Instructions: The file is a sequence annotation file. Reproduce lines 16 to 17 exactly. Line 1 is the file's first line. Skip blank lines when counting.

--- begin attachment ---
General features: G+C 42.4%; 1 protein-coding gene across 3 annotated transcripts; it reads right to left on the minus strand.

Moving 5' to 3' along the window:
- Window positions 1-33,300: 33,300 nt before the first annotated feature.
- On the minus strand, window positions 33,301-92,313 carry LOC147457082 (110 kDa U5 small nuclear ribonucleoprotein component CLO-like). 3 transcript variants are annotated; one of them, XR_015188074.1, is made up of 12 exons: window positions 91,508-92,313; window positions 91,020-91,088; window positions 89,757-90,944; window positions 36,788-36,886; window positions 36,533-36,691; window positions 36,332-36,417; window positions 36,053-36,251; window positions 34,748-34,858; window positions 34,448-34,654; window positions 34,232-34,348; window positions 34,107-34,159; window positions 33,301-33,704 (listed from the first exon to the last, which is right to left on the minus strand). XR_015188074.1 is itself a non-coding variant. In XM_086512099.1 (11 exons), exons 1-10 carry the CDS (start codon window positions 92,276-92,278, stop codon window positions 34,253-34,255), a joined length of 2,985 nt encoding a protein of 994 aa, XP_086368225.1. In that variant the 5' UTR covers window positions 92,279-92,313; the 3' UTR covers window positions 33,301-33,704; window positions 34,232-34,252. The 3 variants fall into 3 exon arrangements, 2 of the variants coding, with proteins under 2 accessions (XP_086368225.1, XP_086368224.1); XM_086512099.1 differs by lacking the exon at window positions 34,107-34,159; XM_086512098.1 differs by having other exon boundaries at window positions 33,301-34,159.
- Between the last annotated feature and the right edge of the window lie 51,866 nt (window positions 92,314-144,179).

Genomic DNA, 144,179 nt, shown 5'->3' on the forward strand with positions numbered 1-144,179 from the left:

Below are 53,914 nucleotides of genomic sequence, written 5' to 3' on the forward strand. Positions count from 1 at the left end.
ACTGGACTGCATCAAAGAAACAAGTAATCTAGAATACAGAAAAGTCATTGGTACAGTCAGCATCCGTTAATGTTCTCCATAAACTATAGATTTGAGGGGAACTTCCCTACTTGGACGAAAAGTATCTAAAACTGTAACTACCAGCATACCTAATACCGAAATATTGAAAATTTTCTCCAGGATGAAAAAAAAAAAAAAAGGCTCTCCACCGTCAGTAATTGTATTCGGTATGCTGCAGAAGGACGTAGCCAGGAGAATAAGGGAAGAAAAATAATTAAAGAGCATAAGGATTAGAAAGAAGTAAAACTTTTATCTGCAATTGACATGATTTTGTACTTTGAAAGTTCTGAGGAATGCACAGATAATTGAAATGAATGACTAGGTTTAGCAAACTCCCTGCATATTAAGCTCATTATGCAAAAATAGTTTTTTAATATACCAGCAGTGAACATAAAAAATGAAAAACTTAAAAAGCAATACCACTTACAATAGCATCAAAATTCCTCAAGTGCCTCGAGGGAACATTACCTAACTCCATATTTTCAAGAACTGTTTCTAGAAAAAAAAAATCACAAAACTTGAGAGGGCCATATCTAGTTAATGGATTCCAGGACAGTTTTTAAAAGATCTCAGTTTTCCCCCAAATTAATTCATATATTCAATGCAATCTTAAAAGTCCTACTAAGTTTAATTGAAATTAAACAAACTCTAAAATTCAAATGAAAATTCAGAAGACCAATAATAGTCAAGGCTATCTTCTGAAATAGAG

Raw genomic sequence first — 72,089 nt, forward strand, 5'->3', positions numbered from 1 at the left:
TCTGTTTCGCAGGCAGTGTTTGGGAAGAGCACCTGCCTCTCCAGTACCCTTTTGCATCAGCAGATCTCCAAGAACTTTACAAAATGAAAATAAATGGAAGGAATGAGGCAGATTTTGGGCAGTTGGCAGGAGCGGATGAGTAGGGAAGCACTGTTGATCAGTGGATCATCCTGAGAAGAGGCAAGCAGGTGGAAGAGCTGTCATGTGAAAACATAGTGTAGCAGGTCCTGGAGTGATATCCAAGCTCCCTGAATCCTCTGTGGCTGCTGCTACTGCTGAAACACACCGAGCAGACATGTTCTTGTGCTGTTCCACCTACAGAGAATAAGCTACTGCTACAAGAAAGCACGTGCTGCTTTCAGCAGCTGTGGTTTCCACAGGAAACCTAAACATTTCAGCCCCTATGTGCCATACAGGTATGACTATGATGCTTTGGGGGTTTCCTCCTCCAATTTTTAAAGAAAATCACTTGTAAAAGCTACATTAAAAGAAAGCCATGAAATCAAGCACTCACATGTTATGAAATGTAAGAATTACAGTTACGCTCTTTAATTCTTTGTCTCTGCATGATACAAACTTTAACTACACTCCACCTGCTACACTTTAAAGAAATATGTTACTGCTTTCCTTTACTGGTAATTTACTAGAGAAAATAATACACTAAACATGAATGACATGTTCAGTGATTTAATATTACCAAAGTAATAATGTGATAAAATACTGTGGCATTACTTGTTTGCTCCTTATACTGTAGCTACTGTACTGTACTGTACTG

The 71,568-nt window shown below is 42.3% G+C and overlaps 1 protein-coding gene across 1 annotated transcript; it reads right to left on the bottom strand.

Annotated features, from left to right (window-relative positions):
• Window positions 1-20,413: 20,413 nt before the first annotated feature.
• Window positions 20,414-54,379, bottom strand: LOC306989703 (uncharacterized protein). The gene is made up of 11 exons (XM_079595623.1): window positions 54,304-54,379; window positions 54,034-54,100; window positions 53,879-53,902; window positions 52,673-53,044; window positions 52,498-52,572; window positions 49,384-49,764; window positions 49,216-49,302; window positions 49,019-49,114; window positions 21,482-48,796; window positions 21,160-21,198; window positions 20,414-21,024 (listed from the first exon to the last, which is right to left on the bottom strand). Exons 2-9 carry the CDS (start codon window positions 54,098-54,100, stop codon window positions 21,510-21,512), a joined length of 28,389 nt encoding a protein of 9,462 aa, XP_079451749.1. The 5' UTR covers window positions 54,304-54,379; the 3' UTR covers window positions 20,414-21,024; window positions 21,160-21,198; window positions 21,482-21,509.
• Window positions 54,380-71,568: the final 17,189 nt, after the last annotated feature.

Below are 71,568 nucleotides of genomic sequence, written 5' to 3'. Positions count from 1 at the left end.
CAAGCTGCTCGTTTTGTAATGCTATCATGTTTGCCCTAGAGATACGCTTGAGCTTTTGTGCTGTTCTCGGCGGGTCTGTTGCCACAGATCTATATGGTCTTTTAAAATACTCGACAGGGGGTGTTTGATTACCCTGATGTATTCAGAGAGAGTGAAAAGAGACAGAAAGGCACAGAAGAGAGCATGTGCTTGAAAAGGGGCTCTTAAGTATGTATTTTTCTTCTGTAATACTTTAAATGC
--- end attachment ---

Below are 71,568 nucleotides of genomic sequence, written 5' to 3'. Positions count from 1 at the left end.
CAAGCTGCTCGTTTTGTAATGCTATCATGTTTGCCCTAGAGATACGCTTGAGCTTTTGTGCTGTTCTCGGCGGGTCTGTTGCCACAGATCTATATGGTCTTTTAAAATACTCGACAGGGGGTGTTTGATTACCCTGATGTATTCAGAGAGAGTGAAAAGAGACAGAAAGGCACAGAAGAGAGCATGTGCTTGAAAAGGGGCTCTTAAGTATGTATTTTTCTTCTGTAATACTTTAAATGC